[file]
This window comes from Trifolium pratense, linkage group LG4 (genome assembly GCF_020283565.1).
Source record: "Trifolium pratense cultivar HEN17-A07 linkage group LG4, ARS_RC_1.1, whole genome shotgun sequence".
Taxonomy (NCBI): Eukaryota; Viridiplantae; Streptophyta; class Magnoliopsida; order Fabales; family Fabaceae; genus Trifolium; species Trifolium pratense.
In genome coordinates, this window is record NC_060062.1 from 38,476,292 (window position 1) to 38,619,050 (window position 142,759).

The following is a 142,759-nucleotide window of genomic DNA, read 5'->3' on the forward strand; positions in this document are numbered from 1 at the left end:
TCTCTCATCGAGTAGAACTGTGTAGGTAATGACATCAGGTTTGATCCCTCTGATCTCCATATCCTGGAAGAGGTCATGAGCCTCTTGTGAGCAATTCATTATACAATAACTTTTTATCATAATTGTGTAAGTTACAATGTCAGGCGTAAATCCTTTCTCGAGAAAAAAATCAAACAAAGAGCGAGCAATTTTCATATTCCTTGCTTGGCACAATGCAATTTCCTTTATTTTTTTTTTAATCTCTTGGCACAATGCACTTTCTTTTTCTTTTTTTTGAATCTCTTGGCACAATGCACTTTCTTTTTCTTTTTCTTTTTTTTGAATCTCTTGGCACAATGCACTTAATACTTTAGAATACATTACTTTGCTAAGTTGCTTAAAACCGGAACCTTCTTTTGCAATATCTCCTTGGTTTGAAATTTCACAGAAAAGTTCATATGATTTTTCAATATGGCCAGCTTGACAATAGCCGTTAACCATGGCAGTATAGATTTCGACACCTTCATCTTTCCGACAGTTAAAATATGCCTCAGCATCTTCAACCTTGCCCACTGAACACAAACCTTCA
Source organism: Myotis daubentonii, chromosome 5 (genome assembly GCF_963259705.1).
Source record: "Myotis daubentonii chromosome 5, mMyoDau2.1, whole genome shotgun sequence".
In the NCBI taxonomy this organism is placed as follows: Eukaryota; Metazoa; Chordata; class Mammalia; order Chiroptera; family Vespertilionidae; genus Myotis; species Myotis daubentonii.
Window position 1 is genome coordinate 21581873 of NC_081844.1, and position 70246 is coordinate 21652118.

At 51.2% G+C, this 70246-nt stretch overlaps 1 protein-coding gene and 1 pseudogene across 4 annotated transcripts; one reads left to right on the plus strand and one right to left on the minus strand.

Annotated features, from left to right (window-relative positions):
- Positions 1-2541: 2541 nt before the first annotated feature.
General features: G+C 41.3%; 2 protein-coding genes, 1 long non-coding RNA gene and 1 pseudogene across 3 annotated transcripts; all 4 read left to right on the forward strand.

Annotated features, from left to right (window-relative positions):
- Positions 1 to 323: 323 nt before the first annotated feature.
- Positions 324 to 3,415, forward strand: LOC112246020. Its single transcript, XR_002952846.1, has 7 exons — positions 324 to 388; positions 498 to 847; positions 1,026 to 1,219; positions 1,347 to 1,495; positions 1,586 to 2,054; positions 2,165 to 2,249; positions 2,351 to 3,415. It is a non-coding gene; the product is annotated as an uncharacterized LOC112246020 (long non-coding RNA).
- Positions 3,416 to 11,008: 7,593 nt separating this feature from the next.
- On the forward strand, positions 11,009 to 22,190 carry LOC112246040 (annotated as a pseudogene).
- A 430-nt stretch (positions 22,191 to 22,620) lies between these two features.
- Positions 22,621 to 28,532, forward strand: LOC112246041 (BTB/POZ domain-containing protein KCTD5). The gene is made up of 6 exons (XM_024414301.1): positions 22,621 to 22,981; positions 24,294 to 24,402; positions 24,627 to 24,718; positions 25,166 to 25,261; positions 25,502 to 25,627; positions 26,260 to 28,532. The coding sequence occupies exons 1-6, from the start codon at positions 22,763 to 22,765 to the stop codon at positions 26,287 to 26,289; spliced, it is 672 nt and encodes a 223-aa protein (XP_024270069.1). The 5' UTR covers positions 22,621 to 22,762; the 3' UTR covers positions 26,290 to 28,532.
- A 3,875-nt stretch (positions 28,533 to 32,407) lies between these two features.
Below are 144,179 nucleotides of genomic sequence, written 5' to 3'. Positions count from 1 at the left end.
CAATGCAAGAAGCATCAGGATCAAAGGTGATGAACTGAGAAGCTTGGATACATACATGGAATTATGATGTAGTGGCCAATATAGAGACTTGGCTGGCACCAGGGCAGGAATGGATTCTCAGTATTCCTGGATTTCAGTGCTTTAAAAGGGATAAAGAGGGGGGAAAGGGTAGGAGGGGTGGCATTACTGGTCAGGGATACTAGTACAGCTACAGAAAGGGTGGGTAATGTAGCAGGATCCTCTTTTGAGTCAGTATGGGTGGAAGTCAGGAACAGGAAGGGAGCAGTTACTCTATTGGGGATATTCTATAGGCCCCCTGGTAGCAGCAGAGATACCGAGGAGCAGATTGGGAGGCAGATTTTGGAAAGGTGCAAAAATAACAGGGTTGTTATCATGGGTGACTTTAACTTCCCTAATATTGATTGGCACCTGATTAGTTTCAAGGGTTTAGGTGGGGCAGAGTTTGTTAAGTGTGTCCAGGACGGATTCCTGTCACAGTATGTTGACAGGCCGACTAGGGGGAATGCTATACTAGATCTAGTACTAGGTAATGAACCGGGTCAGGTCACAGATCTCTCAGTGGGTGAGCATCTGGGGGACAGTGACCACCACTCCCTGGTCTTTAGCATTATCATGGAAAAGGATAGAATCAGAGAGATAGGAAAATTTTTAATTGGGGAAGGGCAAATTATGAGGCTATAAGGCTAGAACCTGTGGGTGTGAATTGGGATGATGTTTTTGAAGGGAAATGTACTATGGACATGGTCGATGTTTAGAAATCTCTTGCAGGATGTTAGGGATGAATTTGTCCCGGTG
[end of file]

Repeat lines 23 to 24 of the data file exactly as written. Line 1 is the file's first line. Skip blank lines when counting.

Below are 144,179 nucleotides of genomic sequence, written 5' to 3'. Positions count from 1 at the left end.
CAATGCAAGAAGCATCAGGATCAAAGGTGATGAACTGAGAAGCTTGGATACATACATGGAATTATGATGTAGTGGCCAATATAGAGACTTGGCTGGCACCAGGGCAGGAATGGATTCTCAGTATTCCTGGATTTCAGTGCTTTAAAAGGGATAAAGAGGGGGGAAAGGGTAGGAGGGGTGGCATTACTGGTCAGGGATACTAGTACAGCTACAGAAAGGGTGGGTAATGTAGCAGGATCCTCTTTTGAGTCAGTATGGGTGGAAGTCAGGAACAGGAAGGGAGCAGTTACTCTATTGGGGATATTCTATAGGCCCCCTGGTAGCAGCAGAGATACCGAGGAGCAGATTGGGAGGCAGATTTTGGAAAGGTGCAAAAATAACAGGGTTGTTATCATGGGTGACTTTAACTTCCCTAATATTGATTGGCACCTGATTAGTTTCAAGGGTTTAGGTGGGGCAGAGTTTGTTAAGTGTGTCCAGGACGGATTCCTGTCACAGTATGTTGACAGGCCGACTAGGGGGAATGCTATACTAGATCTAGTACTAGGTAATGAACCGGGTCAGGTCACAGATCTCTCAGTGGGTGAGCATCTGGGGGACAGTGACCACCACTCCCTGGTCTTTAGCATTATCATGGAAAAGGATAGAATCAGAGAGATAGGAAAATTTTTAATTGGGGAAGGGCAAATTATGAGGCTATAAGGCTAGAACCTGTGGGTGTGAATTGGGATGATGTTTTTGAAGGGAAATGTACTATGGACATGGTCGATGTTTAGAAATCTCTTGCAGGATGTTAGGGATGAATTTGTCCCGGTG